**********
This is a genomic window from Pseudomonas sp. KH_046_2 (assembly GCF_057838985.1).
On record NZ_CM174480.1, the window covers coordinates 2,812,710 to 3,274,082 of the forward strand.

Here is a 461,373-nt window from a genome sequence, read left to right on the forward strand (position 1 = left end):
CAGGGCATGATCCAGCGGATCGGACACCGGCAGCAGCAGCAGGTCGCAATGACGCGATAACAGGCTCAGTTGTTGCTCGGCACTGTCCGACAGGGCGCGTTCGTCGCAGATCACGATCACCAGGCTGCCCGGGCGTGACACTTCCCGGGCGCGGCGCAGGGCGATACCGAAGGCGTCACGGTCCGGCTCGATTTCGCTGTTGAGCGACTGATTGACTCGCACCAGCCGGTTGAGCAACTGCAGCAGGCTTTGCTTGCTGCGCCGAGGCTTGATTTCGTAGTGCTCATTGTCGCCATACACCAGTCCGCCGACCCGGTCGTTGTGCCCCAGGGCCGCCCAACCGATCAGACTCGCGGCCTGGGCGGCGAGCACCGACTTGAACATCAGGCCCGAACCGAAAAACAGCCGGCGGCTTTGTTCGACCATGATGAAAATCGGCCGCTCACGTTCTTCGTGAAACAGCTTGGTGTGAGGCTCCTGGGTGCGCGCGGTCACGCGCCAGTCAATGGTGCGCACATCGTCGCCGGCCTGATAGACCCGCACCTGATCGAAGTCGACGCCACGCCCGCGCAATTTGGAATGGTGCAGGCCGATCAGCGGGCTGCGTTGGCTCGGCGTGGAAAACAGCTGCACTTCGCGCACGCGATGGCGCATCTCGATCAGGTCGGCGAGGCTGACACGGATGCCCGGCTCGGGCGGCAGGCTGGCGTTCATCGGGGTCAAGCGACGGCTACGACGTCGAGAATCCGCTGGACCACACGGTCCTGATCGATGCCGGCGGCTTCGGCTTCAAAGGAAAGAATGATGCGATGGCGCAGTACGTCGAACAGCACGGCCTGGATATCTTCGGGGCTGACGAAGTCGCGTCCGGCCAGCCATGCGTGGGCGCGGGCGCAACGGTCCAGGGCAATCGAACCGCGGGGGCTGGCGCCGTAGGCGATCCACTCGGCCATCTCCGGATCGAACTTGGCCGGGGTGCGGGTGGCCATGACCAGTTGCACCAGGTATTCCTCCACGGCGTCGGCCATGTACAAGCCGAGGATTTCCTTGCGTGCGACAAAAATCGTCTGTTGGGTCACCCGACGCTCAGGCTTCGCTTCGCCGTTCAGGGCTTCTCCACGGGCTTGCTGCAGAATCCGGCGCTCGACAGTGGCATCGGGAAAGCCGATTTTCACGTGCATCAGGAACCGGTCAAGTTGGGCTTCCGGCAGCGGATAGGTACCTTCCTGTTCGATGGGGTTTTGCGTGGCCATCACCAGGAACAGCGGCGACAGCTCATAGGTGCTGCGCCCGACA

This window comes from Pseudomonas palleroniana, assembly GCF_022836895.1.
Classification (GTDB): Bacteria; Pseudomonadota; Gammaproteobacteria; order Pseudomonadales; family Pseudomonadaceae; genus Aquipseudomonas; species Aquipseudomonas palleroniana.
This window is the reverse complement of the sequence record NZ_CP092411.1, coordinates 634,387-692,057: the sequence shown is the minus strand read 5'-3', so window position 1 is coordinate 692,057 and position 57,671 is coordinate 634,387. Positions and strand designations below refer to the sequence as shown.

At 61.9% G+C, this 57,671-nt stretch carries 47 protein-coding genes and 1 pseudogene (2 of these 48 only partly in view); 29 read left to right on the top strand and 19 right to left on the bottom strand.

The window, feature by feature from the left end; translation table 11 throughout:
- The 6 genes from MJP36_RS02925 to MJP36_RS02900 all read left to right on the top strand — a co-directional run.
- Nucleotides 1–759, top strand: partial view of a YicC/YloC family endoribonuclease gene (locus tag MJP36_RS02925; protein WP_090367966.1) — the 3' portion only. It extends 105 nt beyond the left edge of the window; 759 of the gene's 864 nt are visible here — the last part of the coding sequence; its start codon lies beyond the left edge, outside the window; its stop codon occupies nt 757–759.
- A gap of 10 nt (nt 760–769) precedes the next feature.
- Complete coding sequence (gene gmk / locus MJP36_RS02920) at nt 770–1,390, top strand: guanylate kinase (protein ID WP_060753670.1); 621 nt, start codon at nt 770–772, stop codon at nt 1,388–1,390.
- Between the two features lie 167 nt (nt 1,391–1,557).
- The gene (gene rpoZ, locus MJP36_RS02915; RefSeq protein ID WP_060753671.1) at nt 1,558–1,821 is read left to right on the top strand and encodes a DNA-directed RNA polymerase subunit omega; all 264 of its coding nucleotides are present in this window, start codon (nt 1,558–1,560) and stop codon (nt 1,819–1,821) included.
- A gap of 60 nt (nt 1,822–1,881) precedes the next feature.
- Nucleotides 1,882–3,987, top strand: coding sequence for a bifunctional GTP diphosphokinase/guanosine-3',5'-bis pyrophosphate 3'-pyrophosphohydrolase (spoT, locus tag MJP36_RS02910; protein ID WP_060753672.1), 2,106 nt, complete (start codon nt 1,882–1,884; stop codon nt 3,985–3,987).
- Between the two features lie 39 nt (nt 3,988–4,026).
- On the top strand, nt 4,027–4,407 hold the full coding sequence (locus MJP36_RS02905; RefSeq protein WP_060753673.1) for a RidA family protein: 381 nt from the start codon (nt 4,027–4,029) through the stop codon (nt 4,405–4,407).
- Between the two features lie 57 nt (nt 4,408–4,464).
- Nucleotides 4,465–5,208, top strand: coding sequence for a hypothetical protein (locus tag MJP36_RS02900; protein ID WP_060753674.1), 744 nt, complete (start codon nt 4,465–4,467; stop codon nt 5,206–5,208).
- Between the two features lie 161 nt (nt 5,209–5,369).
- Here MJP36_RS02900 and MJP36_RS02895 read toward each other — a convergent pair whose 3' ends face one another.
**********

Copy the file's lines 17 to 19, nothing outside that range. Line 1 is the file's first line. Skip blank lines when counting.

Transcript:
- Nucleotides 1,882–3,987, top strand: coding sequence for a bifunctional GTP diphosphokinase/guanosine-3',5'-bis pyrophosphate 3'-pyrophosphohydrolase (spoT, locus tag MJP36_RS02910; protein ID WP_060753672.1), 2,106 nt, complete (start codon nt 1,882–1,884; stop codon nt 3,985–3,987).
- Between the two features lie 39 nt (nt 3,988–4,026).
- On the top strand, nt 4,027–4,407 hold the full coding sequence (locus MJP36_RS02905; RefSeq protein WP_060753673.1) for a RidA family protein: 381 nt from the start codon (nt 4,027–4,029) through the stop codon (nt 4,405–4,407).